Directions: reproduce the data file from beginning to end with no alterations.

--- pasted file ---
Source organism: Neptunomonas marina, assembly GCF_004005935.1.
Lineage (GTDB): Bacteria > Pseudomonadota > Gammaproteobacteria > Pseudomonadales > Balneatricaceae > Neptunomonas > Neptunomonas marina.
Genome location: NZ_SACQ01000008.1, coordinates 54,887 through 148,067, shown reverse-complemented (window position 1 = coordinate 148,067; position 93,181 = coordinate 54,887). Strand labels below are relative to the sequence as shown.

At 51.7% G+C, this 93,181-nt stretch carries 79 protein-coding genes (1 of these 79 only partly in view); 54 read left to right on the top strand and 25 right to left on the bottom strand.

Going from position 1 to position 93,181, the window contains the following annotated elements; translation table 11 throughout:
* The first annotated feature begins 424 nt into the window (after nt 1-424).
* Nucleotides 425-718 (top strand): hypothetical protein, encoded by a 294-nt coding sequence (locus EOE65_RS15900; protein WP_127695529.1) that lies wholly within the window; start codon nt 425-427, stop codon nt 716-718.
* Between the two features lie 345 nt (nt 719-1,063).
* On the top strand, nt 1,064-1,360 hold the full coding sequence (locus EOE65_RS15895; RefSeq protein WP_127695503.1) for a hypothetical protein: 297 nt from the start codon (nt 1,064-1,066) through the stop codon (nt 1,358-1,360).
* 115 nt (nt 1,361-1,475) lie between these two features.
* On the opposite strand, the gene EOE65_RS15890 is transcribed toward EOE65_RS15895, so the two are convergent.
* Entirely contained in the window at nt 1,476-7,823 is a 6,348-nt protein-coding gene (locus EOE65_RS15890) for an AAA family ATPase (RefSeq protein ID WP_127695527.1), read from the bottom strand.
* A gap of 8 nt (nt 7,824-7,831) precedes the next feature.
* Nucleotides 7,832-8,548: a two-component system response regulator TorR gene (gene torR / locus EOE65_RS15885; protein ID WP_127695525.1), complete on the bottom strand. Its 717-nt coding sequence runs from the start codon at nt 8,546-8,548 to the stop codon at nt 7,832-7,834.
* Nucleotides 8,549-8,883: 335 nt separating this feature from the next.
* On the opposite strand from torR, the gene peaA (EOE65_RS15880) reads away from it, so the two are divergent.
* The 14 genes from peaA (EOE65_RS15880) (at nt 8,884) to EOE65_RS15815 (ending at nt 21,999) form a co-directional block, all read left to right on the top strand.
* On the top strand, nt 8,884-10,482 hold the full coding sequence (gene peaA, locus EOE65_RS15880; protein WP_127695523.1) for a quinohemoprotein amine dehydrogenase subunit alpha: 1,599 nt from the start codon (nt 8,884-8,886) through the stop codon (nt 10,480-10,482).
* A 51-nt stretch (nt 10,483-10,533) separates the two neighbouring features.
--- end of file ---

Source organism: Neptunomonas marina, assembly GCF_004005935.1.
Lineage (GTDB): Bacteria > Pseudomonadota > Gammaproteobacteria > Pseudomonadales > Balneatricaceae > Neptunomonas > Neptunomonas marina.
Genome location: NZ_SACQ01000008.1, coordinates 54,887 through 148,067, shown reverse-complemented (window position 1 = coordinate 148,067; position 93,181 = coordinate 54,887). Strand labels below are relative to the sequence as shown.

At 51.7% G+C, this 93,181-nt stretch carries 79 protein-coding genes (1 of these 79 only partly in view); 54 read left to right on the top strand and 25 right to left on the bottom strand.

Going from position 1 to position 93,181, the window contains the following annotated elements; translation table 11 throughout:
* The first annotated feature begins 424 nt into the window (after nt 1-424).
* Nucleotides 425-718 (top strand): hypothetical protein, encoded by a 294-nt coding sequence (locus EOE65_RS15900; protein WP_127695529.1) that lies wholly within the window; start codon nt 425-427, stop codon nt 716-718.
* Between the two features lie 345 nt (nt 719-1,063).
* On the top strand, nt 1,064-1,360 hold the full coding sequence (locus EOE65_RS15895; RefSeq protein WP_127695503.1) for a hypothetical protein: 297 nt from the start codon (nt 1,064-1,066) through the stop codon (nt 1,358-1,360).
* 115 nt (nt 1,361-1,475) lie between these two features.
* On the opposite strand, the gene EOE65_RS15890 is transcribed toward EOE65_RS15895, so the two are convergent.
* Entirely contained in the window at nt 1,476-7,823 is a 6,348-nt protein-coding gene (locus EOE65_RS15890) for an AAA family ATPase (RefSeq protein ID WP_127695527.1), read from the bottom strand.
* A gap of 8 nt (nt 7,824-7,831) precedes the next feature.
* Nucleotides 7,832-8,548: a two-component system response regulator TorR gene (gene torR / locus EOE65_RS15885; protein ID WP_127695525.1), complete on the bottom strand. Its 717-nt coding sequence runs from the start codon at nt 8,546-8,548 to the stop codon at nt 7,832-7,834.
* Nucleotides 8,549-8,883: 335 nt separating this feature from the next.
* On the opposite strand from torR, the gene peaA (EOE65_RS15880) reads away from it, so the two are divergent.
* The 14 genes from peaA (EOE65_RS15880) (at nt 8,884) to EOE65_RS15815 (ending at nt 21,999) form a co-directional block, all read left to right on the top strand.
* On the top strand, nt 8,884-10,482 hold the full coding sequence (gene peaA, locus EOE65_RS15880; protein WP_127695523.1) for a quinohemoprotein amine dehydrogenase subunit alpha: 1,599 nt from the start codon (nt 8,884-8,886) through the stop codon (nt 10,480-10,482).
* A 51-nt stretch (nt 10,483-10,533) separates the two neighbouring features.